Restarting the military draft after more than four decades of an all-volunteer force would be complicated.
But it could be done.
One plan calls for young conscripts to have a choice: two years on active duty or six years in the reserves.
Either way, they’d first have to undergo basic training and job training.
If draftees want to go to college first, they must participate in a Reserve Officer Training Corps program and then serve.
If they fail or quit ROTC, they must then enlist.
Whichever option they choose, their obligation is fulfilled with a single combat deployment.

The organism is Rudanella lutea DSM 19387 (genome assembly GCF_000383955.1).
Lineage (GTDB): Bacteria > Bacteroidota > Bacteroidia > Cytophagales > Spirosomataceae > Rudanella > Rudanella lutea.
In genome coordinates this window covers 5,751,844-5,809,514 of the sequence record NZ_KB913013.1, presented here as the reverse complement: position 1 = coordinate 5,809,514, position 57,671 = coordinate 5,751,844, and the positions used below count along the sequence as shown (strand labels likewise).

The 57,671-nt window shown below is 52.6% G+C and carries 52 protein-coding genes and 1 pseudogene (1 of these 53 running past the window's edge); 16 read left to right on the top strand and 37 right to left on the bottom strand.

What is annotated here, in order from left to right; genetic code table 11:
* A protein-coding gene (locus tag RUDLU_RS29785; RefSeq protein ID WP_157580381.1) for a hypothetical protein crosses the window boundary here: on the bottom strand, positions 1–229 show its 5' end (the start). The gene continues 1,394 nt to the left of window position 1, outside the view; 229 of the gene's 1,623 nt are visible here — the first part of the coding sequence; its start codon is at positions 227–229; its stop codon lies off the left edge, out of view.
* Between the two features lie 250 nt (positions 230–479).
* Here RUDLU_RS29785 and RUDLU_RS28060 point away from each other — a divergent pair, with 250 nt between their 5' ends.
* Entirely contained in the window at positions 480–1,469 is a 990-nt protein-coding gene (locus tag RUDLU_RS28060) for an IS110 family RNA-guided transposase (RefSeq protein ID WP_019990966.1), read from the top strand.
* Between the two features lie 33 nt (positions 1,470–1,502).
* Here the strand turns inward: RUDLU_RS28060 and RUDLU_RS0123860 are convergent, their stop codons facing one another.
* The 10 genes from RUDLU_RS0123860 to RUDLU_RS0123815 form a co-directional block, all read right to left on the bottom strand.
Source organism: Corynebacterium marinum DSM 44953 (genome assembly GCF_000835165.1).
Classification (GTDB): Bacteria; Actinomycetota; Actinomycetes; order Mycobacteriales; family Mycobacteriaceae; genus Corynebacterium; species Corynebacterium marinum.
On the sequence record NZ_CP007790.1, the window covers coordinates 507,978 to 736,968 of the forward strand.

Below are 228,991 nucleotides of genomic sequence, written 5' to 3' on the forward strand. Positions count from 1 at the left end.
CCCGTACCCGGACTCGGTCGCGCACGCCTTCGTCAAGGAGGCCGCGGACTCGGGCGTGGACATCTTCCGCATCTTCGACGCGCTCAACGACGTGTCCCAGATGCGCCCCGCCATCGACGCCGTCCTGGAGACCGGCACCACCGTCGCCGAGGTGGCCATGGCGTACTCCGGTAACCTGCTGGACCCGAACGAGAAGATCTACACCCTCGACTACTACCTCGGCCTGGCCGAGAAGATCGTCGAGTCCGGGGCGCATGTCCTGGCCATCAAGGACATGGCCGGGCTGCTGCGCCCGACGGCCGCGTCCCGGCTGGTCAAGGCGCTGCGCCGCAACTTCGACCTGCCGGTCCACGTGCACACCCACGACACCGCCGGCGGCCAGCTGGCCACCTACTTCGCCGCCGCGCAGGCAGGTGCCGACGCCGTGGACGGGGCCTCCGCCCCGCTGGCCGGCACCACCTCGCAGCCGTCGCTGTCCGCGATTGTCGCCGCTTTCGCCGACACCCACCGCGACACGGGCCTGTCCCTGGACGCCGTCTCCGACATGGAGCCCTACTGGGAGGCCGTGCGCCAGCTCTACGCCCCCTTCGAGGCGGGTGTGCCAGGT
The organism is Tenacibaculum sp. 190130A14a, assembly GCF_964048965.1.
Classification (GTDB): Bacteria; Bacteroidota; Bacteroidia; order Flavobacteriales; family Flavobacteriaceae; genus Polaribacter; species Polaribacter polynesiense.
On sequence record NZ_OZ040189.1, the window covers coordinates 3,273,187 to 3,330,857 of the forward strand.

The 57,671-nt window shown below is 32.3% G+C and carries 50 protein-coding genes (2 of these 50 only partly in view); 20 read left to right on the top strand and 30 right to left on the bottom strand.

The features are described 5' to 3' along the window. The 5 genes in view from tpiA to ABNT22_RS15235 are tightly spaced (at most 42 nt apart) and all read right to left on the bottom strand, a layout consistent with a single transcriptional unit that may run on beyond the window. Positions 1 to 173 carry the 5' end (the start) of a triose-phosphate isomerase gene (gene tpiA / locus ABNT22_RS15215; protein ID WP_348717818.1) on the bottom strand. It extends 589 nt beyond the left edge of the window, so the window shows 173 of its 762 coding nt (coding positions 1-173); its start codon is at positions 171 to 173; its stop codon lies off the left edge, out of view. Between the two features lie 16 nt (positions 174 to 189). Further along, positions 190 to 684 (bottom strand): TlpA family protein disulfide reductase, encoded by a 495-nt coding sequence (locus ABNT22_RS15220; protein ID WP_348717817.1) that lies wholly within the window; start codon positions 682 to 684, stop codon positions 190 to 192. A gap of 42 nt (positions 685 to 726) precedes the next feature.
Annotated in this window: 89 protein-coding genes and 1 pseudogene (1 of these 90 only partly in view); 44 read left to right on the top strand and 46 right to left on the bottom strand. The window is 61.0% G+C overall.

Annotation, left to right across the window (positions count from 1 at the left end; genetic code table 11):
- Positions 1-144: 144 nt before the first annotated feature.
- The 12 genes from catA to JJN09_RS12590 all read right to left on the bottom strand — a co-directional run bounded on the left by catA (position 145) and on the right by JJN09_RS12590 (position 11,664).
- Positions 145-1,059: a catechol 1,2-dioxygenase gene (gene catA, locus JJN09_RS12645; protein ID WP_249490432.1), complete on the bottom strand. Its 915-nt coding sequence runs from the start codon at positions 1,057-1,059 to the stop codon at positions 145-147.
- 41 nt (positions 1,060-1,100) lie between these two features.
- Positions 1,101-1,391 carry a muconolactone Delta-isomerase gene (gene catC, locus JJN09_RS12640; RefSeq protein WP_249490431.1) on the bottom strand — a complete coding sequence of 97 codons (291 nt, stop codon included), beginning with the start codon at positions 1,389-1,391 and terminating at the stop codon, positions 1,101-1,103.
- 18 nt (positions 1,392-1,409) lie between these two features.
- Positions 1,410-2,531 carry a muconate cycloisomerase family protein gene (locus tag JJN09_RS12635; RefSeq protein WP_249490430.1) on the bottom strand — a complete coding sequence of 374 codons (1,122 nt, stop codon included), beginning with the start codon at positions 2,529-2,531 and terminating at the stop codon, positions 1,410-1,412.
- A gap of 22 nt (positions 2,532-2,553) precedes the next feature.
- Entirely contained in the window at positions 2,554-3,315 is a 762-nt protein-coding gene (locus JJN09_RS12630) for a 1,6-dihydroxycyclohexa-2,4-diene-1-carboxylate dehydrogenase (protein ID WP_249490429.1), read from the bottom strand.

Those are some of the details proposed by retired Army Maj. Gen. Dennis Laich, one of the nation’s most aggressive advocates of abandoning the all-volunteer force in favor of a return to the draft.
He and others believe that current wars have stretched the military to its breaking point. More than a decade’s worth of bonuses and expanding benefits has brought personnel funding to its limits. Civilians are more disconnected from the military than at any time in history.
The retired two-star and his group, the All Volunteer Force Forum is asking: Is it time to end the more than four-decade experiment of the all-volunteer armed forces and reinstate conscription?
But key critics in military ranks and academia say today’s volunteer force is better educated, more diverse, more professional and capable than the military has ever been.